By Zack Clark, NFU Director of Government Relations
Over the summer and into the fall, National Farmers Union has, as part of coalitions and on its own, lobbied Congress regarding tax reform. In the early stages, we advocated for what should be included in the bill. When details emerged, we voiced concern and advocated for change. And when bills hit the House and Senate floors, we voiced opposition.
Like other issues of national significance, NFU looks at tax reform in a holistic fashion. Changes to the tax treatment of farms and ranches are central, but considerations as to how families would fare—as well as the larger implications for our entire country—are also considered. Taken together, NFU views the current tax bills as a net negative for most farmers, ranchers, and rural residents.
As the Senate considers passage of the Tax Cut and Jobs Act today, here are some thoughts around the package in its current form. There are several problematic provisions for producers. These include reducing the 5-year carry-back treatment of net operating losses to 2 years; elimination of Sec. 199, which is a critical deduction for cooperatives; and the narrowing of like-kind exchanges to real property. Bonus depreciation also expires in 2023. The Senate bill continues Sec. 179 deprecation for new equipment, increasing the limit from $500,000 to $5 million. There is also a special exemption for agriculture for interest deduction.
The full effects surrounding active (wages) and passive income related to pass-through businesses (LLCs, partnerships, and s-corps) is unknown. Regardless of income treatment, farmers and ranchers are not likely to benefit from these proposed changes. This is because lowering the top tax rate benefits very few. In fact, the nonpartisan Tax Policy Center (TPC) estimates that 86 percent of pass-through entities are already subject to tax rates at 25 percent or lower. In the same vein, it is important to remember 70 percent of pass-through income flows to the top 1 percent of American earners.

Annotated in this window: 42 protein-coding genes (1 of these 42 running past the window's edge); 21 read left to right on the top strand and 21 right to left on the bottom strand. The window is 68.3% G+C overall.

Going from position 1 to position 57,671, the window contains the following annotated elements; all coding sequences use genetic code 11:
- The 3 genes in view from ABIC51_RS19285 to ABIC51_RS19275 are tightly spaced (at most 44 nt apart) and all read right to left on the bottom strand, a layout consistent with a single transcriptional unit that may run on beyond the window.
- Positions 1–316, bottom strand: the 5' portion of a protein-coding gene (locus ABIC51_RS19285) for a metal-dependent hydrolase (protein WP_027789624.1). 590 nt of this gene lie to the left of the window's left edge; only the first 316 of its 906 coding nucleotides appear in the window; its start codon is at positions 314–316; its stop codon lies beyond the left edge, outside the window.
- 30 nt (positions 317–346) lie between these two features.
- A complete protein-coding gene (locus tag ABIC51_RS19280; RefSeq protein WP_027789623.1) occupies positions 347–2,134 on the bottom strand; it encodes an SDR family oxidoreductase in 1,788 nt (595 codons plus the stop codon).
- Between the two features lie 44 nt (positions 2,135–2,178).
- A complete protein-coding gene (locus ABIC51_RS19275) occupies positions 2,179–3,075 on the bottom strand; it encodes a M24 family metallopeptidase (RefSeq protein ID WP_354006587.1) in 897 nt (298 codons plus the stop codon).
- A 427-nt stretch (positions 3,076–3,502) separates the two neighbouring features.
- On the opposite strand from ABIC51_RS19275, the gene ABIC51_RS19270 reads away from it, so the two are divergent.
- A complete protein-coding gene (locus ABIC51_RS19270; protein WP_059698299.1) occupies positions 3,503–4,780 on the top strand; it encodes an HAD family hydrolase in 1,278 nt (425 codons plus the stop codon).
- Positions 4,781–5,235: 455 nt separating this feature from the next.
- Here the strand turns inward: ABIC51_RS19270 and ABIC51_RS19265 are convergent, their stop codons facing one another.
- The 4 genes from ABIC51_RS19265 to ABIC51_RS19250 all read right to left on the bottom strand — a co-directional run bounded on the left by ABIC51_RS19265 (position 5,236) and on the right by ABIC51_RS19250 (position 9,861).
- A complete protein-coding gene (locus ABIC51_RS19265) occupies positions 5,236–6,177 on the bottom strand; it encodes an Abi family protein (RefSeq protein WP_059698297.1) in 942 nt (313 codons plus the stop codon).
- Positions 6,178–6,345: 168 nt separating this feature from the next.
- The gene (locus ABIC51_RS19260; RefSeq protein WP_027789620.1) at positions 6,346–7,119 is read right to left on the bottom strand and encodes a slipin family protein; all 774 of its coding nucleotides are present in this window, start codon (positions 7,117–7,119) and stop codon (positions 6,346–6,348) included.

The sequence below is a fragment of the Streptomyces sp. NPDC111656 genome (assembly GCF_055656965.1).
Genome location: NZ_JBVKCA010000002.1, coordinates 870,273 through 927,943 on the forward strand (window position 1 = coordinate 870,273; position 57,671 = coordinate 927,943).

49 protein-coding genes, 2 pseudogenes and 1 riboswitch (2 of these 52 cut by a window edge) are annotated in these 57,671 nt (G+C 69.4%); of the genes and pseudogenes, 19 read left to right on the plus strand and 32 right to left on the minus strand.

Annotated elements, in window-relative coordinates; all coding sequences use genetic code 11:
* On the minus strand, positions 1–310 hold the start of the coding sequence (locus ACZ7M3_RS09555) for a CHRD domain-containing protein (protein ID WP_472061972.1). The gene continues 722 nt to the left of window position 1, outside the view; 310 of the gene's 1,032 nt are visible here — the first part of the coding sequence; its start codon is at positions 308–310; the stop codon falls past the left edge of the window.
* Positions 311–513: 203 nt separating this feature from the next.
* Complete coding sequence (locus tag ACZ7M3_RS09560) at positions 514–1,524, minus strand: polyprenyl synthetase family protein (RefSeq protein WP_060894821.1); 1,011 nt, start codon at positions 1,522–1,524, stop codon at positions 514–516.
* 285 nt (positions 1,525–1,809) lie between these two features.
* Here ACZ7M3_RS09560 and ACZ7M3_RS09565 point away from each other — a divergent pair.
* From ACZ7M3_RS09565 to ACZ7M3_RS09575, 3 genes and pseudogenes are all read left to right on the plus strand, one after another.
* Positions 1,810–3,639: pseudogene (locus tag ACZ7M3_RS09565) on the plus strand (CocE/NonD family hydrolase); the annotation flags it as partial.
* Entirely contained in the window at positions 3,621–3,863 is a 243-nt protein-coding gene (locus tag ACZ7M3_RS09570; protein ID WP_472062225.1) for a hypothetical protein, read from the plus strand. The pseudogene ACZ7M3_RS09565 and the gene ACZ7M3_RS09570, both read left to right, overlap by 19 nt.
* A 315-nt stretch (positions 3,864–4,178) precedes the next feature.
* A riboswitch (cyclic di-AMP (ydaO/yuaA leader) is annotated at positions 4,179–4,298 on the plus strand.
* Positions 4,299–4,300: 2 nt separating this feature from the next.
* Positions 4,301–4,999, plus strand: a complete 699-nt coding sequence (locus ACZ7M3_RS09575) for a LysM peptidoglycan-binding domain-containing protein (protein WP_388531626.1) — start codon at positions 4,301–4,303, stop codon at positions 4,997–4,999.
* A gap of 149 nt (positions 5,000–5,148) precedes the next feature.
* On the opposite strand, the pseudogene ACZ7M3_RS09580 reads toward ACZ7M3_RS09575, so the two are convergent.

On the personal side of the tax equation, NFU is concerned about the removal of the individual healthcare mandate and what that would do for stabilizing healthcare costs going forward. The Congressional Budget Office (CBO) estimates this change would increase premiums by 10%. Repeal of the mortgage interest deduction, the deduction for state and local taxes (still allowed for businesses), and the student interest deduction are also causes for concern. There are equity issues related to tax brackets; the Senate bill not only lowers the top tax rate, but it also greatly increases the amount of income not subject to the top rate. Current law taxes all income over $470,000 at 39.6 percent. Under the Senate plan, only income over $1 million would be subject to the top rate of 38.5 percent. More than a half million dollars will be taxed at the lower rate of 35%.
Given the expedited fashion which the legislation is being considered, we do not have a full picture by even a single source of the bill’s impact. But stringing together reports from the Joint Committee on Taxation (JCT), CBO and TPC, we have an idea of what could come. Enacted in its current form, reforms would add at least $1 trillion, $1.41 trillion, or up to $2 trillion to the national debt over the next ten years. This could trigger deep spending cuts either automatic in nature (PAYGO) or planned (budget) to farm programs of critical importance. We expect that U.S. national debt will climb to at least $21.5 trillion because of this legislation.